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Franklin Resources Inc. lost its bid for quick dismissal of a lawsuit claiming that it stuffed its workers’ 401(k) plan with in-house mutual funds that carried excessive fees and performed worse than competitors’ funds ( Cryer v. Franklin Resources, Inc. , N.D. Cal., No. 4:16-cv-04265-CW, 1/17/17 ).
A federal judge on Jan. 17 refused to dismiss the lawsuit, which alleges $64 million in lost retirement savings, after finding that the claims of high fees and poor performance involved factual questions that couldn’t be resolved in the early stages of litigation. The judge also found that the plaintiff, who cashed out of Franklin’s 401(k) plan in 2016, wasn’t contractually barred from bringing class action claims of fiduciary breach under the Employee Retirement Income Security Act.
The decision will be important for future litigation brought on behalf of ERISA-governed plans, Gregory Y. Porter, counsel for the worker suing Franklin, told Bloomberg BNA.
“This ruling makes important precedent for ERISA litigation in the area of interpreting releases signed by terminated employees,” Porter, a partner with Bailey & Glasser LLP in Washington, said. “The court held that an individual release does not release a plan participant’s right to sue on behalf of the plan under ERISA section 502(a)(2).”
Franklin Resources—which does business as Franklin Templeton Investments—is one of many financial companies to face class action claims over the in-house investment funds in their workers’ 401(k) plans. Many of these lawsuits have seen early success, with courts refusing to dismiss cases against BB&T Corp., Allianz Asset Management of America, Putnam Investments LLC and Deutsche Bank. Similar challenges are pending against Morgan Stanley, Wells Fargo & Co., American Century Services LLC, New York Life Insurance Co., and Neuberger Berman Group LLC.
In this case, Franklin is accused of investing hundreds of millions of its workers’ retirement dollars in funds managed by the company and its subsidiaries, even though these funds carried fees between 57 and 1,100 percent higher than those of comparable funds offered by Vanguard. The lawsuit also challenges Franklin’s decision to include a money market fund in the 401(k) plan instead of a stable value fund that would have provided “inflation-beating returns.”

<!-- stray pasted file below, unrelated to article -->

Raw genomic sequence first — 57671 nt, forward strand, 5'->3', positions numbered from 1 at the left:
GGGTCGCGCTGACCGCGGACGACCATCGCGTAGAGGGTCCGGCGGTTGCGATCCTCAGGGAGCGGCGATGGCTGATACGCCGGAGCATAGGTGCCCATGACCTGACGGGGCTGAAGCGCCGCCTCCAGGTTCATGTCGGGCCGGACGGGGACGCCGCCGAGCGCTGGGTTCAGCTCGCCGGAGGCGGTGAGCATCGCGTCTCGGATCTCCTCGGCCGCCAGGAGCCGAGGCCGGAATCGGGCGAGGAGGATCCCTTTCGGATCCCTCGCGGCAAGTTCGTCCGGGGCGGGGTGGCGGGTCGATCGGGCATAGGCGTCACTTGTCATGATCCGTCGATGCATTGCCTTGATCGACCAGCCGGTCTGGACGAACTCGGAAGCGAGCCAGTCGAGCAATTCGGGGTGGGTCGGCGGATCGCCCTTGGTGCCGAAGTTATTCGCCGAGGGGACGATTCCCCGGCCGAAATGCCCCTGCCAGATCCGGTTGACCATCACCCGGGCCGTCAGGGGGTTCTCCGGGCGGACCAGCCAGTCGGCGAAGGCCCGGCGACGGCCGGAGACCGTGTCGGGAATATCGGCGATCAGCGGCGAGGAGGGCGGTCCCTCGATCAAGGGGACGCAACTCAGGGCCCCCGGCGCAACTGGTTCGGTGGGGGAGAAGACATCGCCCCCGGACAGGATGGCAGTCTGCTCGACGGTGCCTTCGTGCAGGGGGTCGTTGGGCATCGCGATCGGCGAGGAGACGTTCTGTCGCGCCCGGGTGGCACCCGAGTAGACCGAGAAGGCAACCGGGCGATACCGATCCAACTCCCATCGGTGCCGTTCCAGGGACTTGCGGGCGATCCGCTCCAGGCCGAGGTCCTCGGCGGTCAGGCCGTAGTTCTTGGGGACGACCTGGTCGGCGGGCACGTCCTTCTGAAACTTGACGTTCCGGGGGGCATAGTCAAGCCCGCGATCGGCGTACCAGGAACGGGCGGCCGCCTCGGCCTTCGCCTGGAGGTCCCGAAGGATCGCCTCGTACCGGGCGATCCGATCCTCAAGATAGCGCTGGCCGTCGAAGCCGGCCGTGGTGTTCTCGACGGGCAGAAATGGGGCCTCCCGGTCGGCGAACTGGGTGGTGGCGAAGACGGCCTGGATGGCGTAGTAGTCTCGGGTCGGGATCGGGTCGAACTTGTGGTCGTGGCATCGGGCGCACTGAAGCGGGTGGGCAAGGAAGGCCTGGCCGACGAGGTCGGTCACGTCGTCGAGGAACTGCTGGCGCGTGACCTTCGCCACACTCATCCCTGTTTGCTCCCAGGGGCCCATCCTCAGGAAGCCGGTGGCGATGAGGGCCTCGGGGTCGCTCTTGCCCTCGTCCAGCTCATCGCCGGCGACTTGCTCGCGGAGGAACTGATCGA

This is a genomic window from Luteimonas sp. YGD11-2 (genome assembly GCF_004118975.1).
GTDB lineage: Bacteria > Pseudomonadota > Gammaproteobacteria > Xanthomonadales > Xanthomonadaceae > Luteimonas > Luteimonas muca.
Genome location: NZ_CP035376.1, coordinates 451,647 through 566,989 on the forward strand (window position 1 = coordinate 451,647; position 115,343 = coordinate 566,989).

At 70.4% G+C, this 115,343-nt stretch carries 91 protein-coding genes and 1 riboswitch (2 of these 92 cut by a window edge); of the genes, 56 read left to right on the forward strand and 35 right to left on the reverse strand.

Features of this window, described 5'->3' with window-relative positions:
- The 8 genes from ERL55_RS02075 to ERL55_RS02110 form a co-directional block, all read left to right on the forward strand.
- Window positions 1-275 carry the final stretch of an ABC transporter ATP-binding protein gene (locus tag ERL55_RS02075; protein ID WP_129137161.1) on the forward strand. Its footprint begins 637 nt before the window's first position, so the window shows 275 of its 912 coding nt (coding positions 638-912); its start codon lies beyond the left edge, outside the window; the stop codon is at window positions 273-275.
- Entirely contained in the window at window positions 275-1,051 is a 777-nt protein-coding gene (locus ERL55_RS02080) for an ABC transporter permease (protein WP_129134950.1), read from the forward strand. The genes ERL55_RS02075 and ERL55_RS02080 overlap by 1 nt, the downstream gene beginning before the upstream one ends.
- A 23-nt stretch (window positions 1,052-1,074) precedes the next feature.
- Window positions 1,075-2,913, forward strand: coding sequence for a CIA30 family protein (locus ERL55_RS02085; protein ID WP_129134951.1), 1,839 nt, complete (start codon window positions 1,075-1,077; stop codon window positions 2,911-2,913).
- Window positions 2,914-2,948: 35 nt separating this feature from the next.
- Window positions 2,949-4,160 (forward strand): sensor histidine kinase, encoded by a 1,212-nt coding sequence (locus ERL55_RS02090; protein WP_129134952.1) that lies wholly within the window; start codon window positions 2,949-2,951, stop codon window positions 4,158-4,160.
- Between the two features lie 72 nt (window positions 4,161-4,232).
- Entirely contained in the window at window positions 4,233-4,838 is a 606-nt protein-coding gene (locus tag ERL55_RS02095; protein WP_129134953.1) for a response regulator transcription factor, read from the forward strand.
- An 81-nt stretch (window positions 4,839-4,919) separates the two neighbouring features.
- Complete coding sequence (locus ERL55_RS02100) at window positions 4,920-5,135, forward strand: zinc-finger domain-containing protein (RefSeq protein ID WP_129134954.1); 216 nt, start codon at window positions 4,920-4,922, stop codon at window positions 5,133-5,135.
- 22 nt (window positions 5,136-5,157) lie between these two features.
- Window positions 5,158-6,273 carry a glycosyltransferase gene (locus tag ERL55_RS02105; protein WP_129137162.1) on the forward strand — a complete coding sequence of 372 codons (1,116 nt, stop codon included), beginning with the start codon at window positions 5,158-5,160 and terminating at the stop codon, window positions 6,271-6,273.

In seeking dismissal, Franklin argued that comparing its mutual funds to Vanguard funds would be like “apples to oranges,” because the Vanguard funds are passively managed index funds, while the Franklin funds are actively managed. The judge said that Franklin “may well be able to prove” that the Vanguard funds weren’t comparable, but doing so involved factual questions that couldn’t be resolved on a motion to dismiss.
Franklin also argued that the plan participant who filed suit, Marlon Cryer, signed a covenant not to sue and thus couldn’t litigate this case on behalf of the plan. The judge disagreed, finding that the agreement Cryer signed didn’t bar him from bringing fiduciary breach claims on behalf of the plan as a whole.
Judge Claudia Wilken of the U.S. District Court for the Northern District of California issued the opinion.
Cryer is represented by Bailey & Glasser, Creitz & Serebin LLP and Izard Kindall & Raabe LLP.
Franklin Resources didn’t immediately respond to Bloomberg BNA’s inquiries about the lawsuit.
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Text of the decision is at http://www.bloomberglaw.com/public/document/Cryer_v_Franklin_Resources_Inc_et_al_Docket_No_416cv04265_ND_Cal_/1.
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